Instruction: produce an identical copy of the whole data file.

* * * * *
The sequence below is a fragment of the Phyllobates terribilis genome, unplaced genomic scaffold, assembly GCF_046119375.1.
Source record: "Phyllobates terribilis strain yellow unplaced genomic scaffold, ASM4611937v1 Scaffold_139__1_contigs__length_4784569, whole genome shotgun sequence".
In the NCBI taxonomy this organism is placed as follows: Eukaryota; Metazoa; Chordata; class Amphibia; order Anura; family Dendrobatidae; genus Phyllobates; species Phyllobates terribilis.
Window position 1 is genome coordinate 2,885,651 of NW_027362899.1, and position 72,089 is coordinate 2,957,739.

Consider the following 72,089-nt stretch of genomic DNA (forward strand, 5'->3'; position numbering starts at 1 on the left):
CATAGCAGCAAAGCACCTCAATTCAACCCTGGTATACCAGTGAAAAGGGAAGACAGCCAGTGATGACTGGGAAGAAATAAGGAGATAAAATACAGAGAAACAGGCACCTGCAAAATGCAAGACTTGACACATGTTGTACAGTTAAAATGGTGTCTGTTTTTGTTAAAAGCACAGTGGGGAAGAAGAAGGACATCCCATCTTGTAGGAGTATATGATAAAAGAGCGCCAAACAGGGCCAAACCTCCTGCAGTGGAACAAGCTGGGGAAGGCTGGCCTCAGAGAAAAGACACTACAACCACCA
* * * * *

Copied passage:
The sequence below is a fragment of the Phyllobates terribilis genome, unplaced genomic scaffold, assembly GCF_046119375.1.
Source record: "Phyllobates terribilis strain yellow unplaced genomic scaffold, ASM4611937v1 Scaffold_139__1_contigs__length_4784569, whole genome shotgun sequence".
In the NCBI taxonomy this organism is placed as follows: Eukaryota; Metazoa; Chordata; class Amphibia; order Anura; family Dendrobatidae; genus Phyllobates; species Phyllobates terribilis.
Window position 1 is genome coordinate 2,885,651 of NW_027362899.1, and position 72,089 is coordinate 2,957,739.

Consider the following 72,089-nt stretch of genomic DNA (forward strand, 5'->3'; position numbering starts at 1 on the left):
CATAGCAGCAAAGCACCTCAATTCAACCCTGGTATACCAGTGAAAAGGGAAGACAGCCAGTGATGACTGGGAAGAAATAAGGAGATAAAATACAGAGAAACAGGCACCTGCAAAATGCAAGACTTGACACATGTTGTACAGTTAAAATGGTGTCTGTTTTTGTTAAAAGCACAGTGGGGAAGAAGAAGGACATCCCATCTTGTAGGAGTATATGATAAAAGAGCGCCAAACAGGGCCAAACCTCCTGCAGTGGAACAAGCTGGGGAAGGCTGGCCTCAGAGAAAAGACACTACAACCACCA